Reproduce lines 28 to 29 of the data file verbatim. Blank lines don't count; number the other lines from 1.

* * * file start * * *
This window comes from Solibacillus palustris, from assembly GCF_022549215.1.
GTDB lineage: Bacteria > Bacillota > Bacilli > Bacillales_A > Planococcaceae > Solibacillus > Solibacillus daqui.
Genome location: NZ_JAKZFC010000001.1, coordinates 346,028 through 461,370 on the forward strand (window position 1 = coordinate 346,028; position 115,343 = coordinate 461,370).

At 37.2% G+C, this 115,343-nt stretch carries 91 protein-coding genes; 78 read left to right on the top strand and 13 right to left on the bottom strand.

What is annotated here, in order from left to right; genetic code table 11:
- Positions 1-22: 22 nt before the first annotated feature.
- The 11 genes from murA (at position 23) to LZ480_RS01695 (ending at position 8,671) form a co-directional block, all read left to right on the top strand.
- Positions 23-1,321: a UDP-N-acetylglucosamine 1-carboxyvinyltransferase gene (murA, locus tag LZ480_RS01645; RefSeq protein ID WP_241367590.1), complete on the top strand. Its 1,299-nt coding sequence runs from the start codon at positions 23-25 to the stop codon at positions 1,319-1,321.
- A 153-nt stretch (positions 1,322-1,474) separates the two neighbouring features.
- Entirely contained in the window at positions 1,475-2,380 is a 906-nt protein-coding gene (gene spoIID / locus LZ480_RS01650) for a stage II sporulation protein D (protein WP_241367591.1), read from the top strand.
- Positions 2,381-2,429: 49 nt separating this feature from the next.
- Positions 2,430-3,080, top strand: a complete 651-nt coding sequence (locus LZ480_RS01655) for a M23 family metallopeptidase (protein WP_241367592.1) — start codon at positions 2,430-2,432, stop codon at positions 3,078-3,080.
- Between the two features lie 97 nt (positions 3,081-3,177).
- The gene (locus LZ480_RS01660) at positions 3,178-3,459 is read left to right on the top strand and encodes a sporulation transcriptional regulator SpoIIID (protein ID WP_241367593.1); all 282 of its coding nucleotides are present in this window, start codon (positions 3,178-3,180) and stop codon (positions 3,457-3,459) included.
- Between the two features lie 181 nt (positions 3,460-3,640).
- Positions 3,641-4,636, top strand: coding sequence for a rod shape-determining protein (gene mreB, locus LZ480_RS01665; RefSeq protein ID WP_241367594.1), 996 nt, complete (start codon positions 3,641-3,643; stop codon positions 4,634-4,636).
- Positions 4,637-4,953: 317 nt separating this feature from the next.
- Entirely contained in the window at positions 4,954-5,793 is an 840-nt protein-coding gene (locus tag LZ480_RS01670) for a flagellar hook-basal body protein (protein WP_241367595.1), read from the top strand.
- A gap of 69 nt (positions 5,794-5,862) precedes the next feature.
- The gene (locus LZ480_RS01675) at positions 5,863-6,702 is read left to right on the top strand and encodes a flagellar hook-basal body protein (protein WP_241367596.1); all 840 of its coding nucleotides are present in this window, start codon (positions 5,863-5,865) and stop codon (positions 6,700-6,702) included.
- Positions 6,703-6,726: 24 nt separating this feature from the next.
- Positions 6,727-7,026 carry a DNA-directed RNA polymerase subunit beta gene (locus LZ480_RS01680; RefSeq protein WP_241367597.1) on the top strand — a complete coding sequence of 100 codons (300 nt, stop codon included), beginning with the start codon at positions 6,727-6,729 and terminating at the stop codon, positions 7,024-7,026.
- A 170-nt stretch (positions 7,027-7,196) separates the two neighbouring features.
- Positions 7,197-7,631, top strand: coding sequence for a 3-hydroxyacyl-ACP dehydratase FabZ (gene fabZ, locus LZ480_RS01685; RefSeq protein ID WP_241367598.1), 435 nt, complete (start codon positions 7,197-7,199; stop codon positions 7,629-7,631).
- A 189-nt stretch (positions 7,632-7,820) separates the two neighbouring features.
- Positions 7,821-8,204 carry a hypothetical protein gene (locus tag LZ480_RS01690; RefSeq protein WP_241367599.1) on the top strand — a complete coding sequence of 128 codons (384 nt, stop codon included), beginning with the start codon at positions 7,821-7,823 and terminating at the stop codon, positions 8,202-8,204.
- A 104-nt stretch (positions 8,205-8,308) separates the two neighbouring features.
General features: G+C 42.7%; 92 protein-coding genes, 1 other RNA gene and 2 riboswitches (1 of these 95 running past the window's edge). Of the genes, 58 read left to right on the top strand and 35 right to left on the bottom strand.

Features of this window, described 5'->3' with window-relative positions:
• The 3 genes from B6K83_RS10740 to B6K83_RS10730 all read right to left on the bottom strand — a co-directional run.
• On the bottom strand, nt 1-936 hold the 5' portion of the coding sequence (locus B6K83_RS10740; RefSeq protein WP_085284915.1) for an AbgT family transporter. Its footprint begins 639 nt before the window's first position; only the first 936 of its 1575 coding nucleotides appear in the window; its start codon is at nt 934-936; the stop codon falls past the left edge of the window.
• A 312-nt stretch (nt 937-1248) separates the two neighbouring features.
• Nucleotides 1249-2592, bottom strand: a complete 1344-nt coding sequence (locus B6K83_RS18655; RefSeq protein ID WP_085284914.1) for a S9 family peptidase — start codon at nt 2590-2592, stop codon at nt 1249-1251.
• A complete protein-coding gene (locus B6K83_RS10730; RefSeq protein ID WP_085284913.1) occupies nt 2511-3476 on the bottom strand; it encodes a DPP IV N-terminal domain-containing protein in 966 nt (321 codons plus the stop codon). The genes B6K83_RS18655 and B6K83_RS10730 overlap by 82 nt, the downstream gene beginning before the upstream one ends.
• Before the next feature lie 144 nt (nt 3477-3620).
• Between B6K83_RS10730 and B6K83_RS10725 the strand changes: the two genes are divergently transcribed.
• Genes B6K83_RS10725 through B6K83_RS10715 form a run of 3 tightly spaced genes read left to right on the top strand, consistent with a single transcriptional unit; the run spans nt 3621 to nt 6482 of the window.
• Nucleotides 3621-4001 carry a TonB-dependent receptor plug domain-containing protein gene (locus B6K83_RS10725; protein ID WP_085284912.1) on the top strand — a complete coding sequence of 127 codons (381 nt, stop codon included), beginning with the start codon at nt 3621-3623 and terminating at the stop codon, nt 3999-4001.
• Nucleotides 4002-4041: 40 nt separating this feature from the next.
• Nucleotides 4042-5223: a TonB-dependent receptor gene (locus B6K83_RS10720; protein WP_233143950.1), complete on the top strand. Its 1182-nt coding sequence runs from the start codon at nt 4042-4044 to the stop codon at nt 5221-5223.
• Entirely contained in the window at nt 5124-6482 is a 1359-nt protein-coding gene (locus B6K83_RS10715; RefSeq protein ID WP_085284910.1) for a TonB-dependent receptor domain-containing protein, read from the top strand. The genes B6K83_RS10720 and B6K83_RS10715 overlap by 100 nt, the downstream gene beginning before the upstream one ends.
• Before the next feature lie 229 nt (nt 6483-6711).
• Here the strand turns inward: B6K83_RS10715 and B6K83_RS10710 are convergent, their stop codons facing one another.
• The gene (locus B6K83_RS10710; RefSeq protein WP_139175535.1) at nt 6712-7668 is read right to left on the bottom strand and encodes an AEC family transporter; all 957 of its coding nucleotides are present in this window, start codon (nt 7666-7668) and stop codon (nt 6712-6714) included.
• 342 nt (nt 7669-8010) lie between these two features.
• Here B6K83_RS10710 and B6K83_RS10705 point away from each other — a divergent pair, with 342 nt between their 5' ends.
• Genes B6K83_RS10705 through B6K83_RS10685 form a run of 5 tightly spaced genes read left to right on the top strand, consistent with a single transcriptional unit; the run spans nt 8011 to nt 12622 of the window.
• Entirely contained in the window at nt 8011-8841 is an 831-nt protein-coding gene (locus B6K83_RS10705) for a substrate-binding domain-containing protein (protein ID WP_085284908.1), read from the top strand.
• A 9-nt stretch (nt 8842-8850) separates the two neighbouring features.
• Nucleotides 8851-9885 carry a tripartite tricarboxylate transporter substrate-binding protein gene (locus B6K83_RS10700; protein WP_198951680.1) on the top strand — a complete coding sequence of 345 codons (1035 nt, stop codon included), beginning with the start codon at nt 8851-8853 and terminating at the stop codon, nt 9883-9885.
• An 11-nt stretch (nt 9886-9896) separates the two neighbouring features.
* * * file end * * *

General features: G+C 42.7%; 92 protein-coding genes, 1 other RNA gene and 2 riboswitches (1 of these 95 running past the window's edge). Of the genes, 58 read left to right on the top strand and 35 right to left on the bottom strand.

Features of this window, described 5'->3' with window-relative positions: